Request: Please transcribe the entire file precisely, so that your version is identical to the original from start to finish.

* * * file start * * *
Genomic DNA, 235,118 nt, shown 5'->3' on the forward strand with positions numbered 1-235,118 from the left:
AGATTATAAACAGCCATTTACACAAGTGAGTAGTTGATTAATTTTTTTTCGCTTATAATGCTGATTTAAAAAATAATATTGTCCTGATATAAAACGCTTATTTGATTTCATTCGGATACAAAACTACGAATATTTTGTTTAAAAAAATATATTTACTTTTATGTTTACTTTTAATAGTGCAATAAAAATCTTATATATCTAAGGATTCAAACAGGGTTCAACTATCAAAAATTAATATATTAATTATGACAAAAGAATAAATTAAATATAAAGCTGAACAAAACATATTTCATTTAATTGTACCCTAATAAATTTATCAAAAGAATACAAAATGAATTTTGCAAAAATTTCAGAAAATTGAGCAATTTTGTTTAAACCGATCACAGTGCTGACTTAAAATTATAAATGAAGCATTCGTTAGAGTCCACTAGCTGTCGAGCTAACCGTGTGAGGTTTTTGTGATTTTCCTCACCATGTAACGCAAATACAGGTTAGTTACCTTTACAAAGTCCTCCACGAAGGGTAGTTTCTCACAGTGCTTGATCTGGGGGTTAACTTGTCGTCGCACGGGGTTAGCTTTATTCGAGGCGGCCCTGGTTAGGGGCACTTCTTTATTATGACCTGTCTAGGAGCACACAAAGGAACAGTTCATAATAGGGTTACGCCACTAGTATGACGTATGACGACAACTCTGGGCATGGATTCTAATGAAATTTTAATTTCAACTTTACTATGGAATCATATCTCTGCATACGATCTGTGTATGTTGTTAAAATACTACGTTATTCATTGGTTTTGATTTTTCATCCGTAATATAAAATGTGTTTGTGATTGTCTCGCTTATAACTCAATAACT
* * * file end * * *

Genomic DNA, 235,118 nt, shown 5'->3' on the forward strand with positions numbered 1-235,118 from the left:
AGATTATAAACAGCCATTTACACAAGTGAGTAGTTGATTAATTTTTTTTCGCTTATAATGCTGATTTAAAAAATAATATTGTCCTGATATAAAACGCTTATTTGATTTCATTCGGATACAAAACTACGAATATTTTGTTTAAAAAAATATATTTACTTTTATGTTTACTTTTAATAGTGCAATAAAAATCTTATATATCTAAGGATTCAAACAGGGTTCAACTATCAAAAATTAATATATTAATTATGACAAAAGAATAAATTAAATATAAAGCTGAACAAAACATATTTCATTTAATTGTACCCTAATAAATTTATCAAAAGAATACAAAATGAATTTTGCAAAAATTTCAGAAAATTGAGCAATTTTGTTTAAACCGATCACAGTGCTGACTTAAAATTATAAATGAAGCATTCGTTAGAGTCCACTAGCTGTCGAGCTAACCGTGTGAGGTTTTTGTGATTTTCCTCACCATGTAACGCAAATACAGGTTAGTTACCTTTACAAAGTCCTCCACGAAGGGTAGTTTCTCACAGTGCTTGATCTGGGGGTTAACTTGTCGTCGCACGGGGTTAGCTTTATTCGAGGCGGCCCTGGTTAGGGGCACTTCTTTATTATGACCTGTCTAGGAGCACACAAAGGAACAGTTCATAATAGGGTTACGCCACTAGTATGACGTATGACGACAACTCTGGGCATGGATTCTAATGAAATTTTAATTTCAACTTTACTATGGAATCATATCTCTGCATACGATCTGTGTATGTTGTTAAAATACTACGTTATTCATTGGTTTTGATTTTTCATCCGTAATATAAAATGTGTTTGTGATTGTCTCGCTTATAACTCAATAACT